Miyajima - One of Japan's Top 3 Views

The third stop of my Japan trip was to Miyajima near Hiroshima! To be honest, this was the main reason we got the JR Rail Pass because the round trip alone from Tokyo by shinkansen is already worth it. The only limitation though is that the rail pass does not cover the Nozomi trains which would take you directly from Tokyo to Hiroshima in 4 hours. Instead we had to take the Sakura/Hikari trains and transfer in Osaka which added an hour to our journey. After arriving at the Hiroshima Station, we transferred to the JR Sanyo Line and got off at the Miyajimaguchi Station so we can take the JR Ferry (covered by the rail pass!) to the island itself. It was a short ferry ride of around 10 minutes and you can already see Miyajima's most famous icon from a distance - the giant red torii gate seemingly floating on water.

Coming to Miyajima to photograph the famous torii gate is one of my photography bucket list in Japan as it is considered one of Japan's Top 3 Views (Nihon Sankei). I was lucky to arrive on a sunny blue sky day but as I was there after noon time, the torii was a bit back lit if you are looking at it from the island so the best time to come here would have been in the morning where the lighting from the sun would be on the torii instead of being behind it. Another thing to pay attention to is when the high tide and low tide would be which would either make the torii look like it's floating on water or make it accessible by foot so you can actually walk out to it. 

This is the view from the ferry of the torii against the island.

This is the view of the torii on the island itself which is the way it is mostly photographed.

It looks like you can also take boat tours to see the torii up close and personal as well.

The main reason for the existence of the giant torii gate is to signify the entrance to a Shinto Shrine which in this case is the Itsukushima Shrine. The shrine is also built over water and is dedicated to the three daughters of the Shinto god of seas and storms. The island itself has long been considered sacred and commoners were not allowed to set foot on it to maintain its purity in the past. 

Besides the Itsukushima Shrine, there are many other shrines and temples like the Daisho-in which is a Buddhist template located at the base of Mount Misen, the highest peak in Miyajima. You can take a cable car up to the peak or take one of the 3 hiking trails which takes around 1.5-2 hours from the main part of town.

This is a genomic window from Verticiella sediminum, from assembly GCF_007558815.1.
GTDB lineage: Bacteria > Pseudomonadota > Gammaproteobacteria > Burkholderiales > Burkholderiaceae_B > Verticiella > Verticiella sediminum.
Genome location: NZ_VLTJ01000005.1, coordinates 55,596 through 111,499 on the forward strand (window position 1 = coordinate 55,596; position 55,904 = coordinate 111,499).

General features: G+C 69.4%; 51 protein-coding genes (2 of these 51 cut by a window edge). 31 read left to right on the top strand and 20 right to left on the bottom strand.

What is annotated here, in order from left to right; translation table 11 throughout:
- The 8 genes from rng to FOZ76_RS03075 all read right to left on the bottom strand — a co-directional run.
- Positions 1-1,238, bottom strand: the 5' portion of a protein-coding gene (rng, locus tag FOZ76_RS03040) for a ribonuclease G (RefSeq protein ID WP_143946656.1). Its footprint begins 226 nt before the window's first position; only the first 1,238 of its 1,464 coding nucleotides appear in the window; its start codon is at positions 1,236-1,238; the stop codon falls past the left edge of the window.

You can also perform an interesting Buddhist ritual here by spinning the metal wheels which have been inscribed with sutra and is said to have the same effect of reading them, therefore getting the blessing from it. 

The other popular attraction at Miyajima would have to be the wild deers that freely roam around the island which is similar to the ones in Nara near Kyoto. 

The deers are pretty tame and friendly enough but they seem quite hungry most of the time and like to sneak up on unsuspecting tourists when they are eating to steal a bite. It seems that feeding the deers is not a big thing here compared to Nara where street vendors will sell crackers for you to feed the animals. 

The locals seem to feed the deer though and I saw an elderly woman feed ice cream to the deer! I'm not sure if deer are supposed to eat ice cream but it lapped it up happily in no time. 

And here the deer are lining up for kakigori (Japanese shaved ice)! Okay that's not completely true - the owner had placed a bowl of food inside the stall so the deer were waiting for its turn to eat it but it made for a funny shot. 

After walking around a bit, we got hungry and even though there were a lot of street food stalls and restaurants in the main strip of town but we decided to take the road less traveled and got a bite at a small cafe called Setouchi Grill Zipang on a quiet street. J just took one look at the restaurant from the outside and said it looked legit so in we went. 

Who knew that Miyajima has its own beer! The pale ale is apparently brewed right on the island, and it was light and floral with decent hops and a bitter finish. 

Hiroshima is very famous for its oysters as the prefecture accounts for 60-70% of oyster production in Japan so there were many food stalls that offered grilled oysters along the main street in Miyajima as well. I'm usually not a big fan of cooked oysters but these were really good as the oyster had a firm yet tender texture while it was juicy and smoky with a touch of tanginess from the lemon juices. 

Another famous delicacy here is the anago-meshi which is broiled conger eel over rice. The anago were crispy on the outside yet light and plump on the inside which was complimented perfectly with a sweet and salty soy sauce glaze. Many restaurants on the island serve this but the most famous one is actually located off the island near the ferry port on the main land called Ueno which is said to be the first bento stand that served this to train passengers.

Another form of grilled oyster snack that looked enticing!

The most popular souvenir from Miyajima are these Momijimanju cakes baked in the shape of a maple leaf with a red bean paste filling. It was created to represent Momojidani which is a popular maple leaf viewing spot on the island. Nowadays these cakes can be found with many types of filling - the one in my hand is actually with matcha filling!

Access: Take the JR Sanyo Line to Miyajimaguchi Station and take the JR or Matsudai ferry to Miyajima. You can purchase the JR Rail Pass through my affiliated link here (there's no additional cost to you but I will make a commission if you click through and make a purchase)!

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